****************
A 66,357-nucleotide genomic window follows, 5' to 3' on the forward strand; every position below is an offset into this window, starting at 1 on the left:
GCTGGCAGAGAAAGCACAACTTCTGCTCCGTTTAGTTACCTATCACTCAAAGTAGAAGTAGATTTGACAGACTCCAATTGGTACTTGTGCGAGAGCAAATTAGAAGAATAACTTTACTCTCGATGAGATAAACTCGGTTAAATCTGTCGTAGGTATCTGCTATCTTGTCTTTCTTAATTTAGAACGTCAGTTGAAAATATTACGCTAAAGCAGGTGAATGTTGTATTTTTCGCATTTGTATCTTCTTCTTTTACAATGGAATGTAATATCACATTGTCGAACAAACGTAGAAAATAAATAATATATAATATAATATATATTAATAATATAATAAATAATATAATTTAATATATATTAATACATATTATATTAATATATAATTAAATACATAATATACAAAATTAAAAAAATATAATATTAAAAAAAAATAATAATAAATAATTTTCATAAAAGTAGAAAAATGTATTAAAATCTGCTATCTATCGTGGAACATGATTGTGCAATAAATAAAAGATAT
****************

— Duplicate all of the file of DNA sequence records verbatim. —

A 66,357-nucleotide genomic window follows, 5' to 3' on the forward strand; every position below is an offset into this window, starting at 1 on the left:
GCTGGCAGAGAAAGCACAACTTCTGCTCCGTTTAGTTACCTATCACTCAAAGTAGAAGTAGATTTGACAGACTCCAATTGGTACTTGTGCGAGAGCAAATTAGAAGAATAACTTTACTCTCGATGAGATAAACTCGGTTAAATCTGTCGTAGGTATCTGCTATCTTGTCTTTCTTAATTTAGAACGTCAGTTGAAAATATTACGCTAAAGCAGGTGAATGTTGTATTTTTCGCATTTGTATCTTCTTCTTTTACAATGGAATGTAATATCACATTGTCGAACAAACGTAGAAAATAAATAATATATAATATAATATATATTAATAATATAATAAATAATATAATTTAATATATATTAATACATATTATATTAATATATAATTAAATACATAATATACAAAATTAAAAAAATATAATATTAAAAAAAAATAATAATAAATAATTTTCATAAAAGTAGAAAAATGTATTAAAATCTGCTATCTATCGTGGAACATGATTGTGCAATAAATAAAAGATAT